Lehigh University
The Vault at PfaffsAn Archive of Art and Literature by the Bohemians of Antebellum New York
Previous Issue Next Issue
Previous Page Next Page
0 matches
220
keep his oath!                          I find one advantage
from my new surroundings, I have more time
for steady work.  Not yet being much acquainted
with new boarders I am unable to waste odds and ends
of and remnants of time which make a considerable aggre-
gate in the long run.    Shan t go to 16th St, at least I
think not.   The only room I could have is exceedingly small,
has an odiously small window and would cost $1 a week
more than I pay at present.   Mrs B. is every whit as
decent a person and a much better landlady.
  25.  Wednesday.  [Phonography] and writing till 4, then
down town. Met Rosenberg, cheery as usual.  To Post, Pic
and Nic-nax Offices, then uptown with pockets full of
newspapers.   A letter, left by Haney, to whose Office it
had been addressed, awaiting me; from Hannah   a
dear letter.  [Phonography] in the evening.
  26.  Thursday.  [Phonography], writing, and, on the arrival
of the Pic. Block, drawing.    Haney came to supper,
then together to the Edwards .    Serrell there.     He
is engaged on a project for a ship canal, but an hitherto
unthought of route through the Isthmus of Darien.
  27.  Friday.  Drawing, chores &c till 5   then turn-
ed out to post newspapers in Spring Street.   More
and more changes in Bleecker, a rush of taverns to
the street corners, trees being felled.  Looking on at
men playing the axe, boys playing amid the severed boughs
and branches in the bright sunny afternoon.   To 16th
St after supper.     Leslie superintending the putting up
Page
Title:Thomas Butler Gunn Diaries, Volume Ten: page two hundred and forty-five
Description:States that he thinks he will remain in the boarding house in Bleecker Street rather than move to Mrs. Potter's new boarding house.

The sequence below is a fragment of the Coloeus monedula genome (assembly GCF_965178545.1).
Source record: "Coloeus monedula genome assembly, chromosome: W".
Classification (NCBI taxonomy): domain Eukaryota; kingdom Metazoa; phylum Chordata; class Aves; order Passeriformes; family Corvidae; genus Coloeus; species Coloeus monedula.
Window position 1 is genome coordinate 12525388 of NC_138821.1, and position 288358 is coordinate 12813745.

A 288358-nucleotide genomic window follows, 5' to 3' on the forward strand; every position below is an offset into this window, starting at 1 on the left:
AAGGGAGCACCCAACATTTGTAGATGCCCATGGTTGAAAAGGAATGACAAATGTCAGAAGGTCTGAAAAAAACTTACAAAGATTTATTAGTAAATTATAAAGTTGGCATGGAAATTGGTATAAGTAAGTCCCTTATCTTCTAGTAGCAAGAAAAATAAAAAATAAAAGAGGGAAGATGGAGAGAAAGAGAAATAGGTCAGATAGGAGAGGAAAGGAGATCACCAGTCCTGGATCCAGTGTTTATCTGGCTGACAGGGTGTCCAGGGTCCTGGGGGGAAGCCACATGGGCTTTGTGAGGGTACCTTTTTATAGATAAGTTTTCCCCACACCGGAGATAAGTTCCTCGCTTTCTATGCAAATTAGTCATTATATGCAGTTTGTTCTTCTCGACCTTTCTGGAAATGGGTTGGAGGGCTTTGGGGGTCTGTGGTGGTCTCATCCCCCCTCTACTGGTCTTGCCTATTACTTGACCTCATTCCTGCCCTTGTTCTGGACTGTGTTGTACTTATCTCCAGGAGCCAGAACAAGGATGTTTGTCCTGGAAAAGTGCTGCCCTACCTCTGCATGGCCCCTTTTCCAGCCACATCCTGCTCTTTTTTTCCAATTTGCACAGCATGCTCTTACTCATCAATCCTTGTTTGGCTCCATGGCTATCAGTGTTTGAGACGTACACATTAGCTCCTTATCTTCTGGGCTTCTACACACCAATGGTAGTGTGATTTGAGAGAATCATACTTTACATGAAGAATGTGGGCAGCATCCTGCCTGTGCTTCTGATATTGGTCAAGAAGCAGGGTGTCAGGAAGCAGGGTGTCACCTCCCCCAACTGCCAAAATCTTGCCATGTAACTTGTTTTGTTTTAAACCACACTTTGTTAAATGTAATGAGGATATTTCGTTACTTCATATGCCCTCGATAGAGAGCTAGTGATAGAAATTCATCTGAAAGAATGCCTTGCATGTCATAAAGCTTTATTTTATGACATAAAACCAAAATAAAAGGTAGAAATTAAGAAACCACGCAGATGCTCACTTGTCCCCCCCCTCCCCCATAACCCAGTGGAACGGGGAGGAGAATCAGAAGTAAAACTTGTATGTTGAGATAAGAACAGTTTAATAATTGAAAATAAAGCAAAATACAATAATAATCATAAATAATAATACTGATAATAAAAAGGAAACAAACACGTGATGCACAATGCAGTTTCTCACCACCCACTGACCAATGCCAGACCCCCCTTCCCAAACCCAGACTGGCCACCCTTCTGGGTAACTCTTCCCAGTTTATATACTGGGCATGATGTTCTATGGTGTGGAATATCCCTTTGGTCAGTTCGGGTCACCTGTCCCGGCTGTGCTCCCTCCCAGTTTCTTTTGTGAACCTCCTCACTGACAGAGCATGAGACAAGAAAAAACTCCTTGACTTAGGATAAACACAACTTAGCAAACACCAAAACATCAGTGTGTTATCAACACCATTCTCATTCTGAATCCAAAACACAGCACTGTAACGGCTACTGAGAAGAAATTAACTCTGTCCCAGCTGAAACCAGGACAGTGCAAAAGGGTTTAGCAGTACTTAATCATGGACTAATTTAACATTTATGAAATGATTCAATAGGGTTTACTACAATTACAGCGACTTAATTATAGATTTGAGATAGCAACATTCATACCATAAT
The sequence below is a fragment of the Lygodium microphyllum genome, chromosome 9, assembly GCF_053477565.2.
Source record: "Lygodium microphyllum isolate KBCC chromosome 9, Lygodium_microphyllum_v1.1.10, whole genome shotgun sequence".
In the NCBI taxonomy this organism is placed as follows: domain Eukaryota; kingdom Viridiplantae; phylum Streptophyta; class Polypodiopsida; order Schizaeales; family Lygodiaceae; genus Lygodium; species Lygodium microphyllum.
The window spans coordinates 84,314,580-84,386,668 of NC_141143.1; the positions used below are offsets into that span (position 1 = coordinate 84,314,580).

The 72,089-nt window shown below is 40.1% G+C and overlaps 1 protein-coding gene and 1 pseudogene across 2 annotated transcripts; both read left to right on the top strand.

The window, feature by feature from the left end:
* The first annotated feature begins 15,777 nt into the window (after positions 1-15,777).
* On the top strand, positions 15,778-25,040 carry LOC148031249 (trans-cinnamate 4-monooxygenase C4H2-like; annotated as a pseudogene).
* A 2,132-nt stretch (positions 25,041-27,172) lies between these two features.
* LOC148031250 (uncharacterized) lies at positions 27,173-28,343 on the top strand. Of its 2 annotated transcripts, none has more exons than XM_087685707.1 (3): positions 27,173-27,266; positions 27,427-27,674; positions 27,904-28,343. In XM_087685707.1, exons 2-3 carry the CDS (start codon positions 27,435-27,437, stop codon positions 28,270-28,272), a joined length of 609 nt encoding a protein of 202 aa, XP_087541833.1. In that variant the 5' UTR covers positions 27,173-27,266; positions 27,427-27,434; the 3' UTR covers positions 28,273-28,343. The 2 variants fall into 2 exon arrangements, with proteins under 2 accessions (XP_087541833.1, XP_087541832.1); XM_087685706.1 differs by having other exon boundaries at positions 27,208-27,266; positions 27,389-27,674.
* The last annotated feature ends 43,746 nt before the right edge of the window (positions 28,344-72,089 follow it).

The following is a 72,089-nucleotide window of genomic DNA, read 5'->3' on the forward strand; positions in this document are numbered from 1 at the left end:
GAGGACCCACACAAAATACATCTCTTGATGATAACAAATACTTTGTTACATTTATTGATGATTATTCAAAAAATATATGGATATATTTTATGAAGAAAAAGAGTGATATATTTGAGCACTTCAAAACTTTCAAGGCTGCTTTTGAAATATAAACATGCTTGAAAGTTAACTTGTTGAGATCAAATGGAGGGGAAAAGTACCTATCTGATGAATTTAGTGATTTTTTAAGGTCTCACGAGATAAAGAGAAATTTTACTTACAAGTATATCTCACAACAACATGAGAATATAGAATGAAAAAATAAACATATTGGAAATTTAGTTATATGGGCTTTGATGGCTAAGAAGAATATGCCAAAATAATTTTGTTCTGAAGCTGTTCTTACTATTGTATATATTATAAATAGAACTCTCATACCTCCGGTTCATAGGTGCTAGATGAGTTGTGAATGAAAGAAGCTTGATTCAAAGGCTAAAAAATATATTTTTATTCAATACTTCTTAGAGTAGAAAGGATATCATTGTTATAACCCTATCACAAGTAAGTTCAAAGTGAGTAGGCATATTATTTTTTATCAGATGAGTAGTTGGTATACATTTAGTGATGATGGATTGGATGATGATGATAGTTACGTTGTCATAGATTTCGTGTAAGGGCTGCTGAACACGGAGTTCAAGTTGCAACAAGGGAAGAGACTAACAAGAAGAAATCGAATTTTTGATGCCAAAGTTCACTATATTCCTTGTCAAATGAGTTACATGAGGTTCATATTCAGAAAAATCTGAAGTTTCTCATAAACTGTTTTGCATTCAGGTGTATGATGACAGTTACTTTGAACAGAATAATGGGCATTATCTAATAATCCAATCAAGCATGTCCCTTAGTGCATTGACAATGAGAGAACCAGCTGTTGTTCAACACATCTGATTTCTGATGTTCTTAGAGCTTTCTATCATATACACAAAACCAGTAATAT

Date:1859-05-24
Subject:Bennett, Hannah; Boardinghouses; Boley, Susan; Cahill, Frank; Gunn, Thomas Butler; Haney, Jesse; Leslie, William; Rosenberg; Serrell, Edward W.
Coverage (City/State):[New York, New York]
Coverage (Street):16th Street; Bleecker Street; Spring Street
Scan Date:2011-01-31

 

Volume
Title:Thomas Butler Gunn Diaries, Volume Ten
Description:Includes descriptions of an explosion of a boat on the North River, New York literary Bohemians, boarding house living at 132 Bleecker Street, his freelance writing and drawing work, the death of writer Mort Thomson's young wife Anna, working on the publication ''Constellation,'' visits to the Edwards family, a falling out with Fanny Fern over an article he wrote criticizing ''The New York Ledger,'' a rumor that Fitz James O'Brien is the heir to an Irish baronetcy, and a change of landladies at his boarding house.
Subject:Boardinghouses; Bohemians; Gunn, Thomas Butler; Journalism; Publishers and publishing; Women
Coverage (City/State):New York, New York
Note:Thomas Butler Gunn was born February 15, 1826, in Banbury, England, and came to New York in 1849. During the Civil War he worked as a correspondent for the New York Tribune and the New York Evening Post. He returned to England in 1863, and died in Birmingham in April 1903. The collection includes twenty-one volumes of his diaries, including newspaper clippings, letters, photographs, sketches, and various other items inserted by Gunn. Diary entries date from July 7, 1849, to April 7, 1863, and include his experiences with the New York publishing and literary world, his descriptions of boarding houses, his travels throughout the United States, and his experiences traveling with the Federal army as a Civil War correspondent.
Publisher:Missouri History Museum
Rights:Copyright 2011 Missouri History Museum.
Source:Page images, transcriptions, and metadata of the Thomas Butler Gunn diaries have been provided by the Missouri History Museum.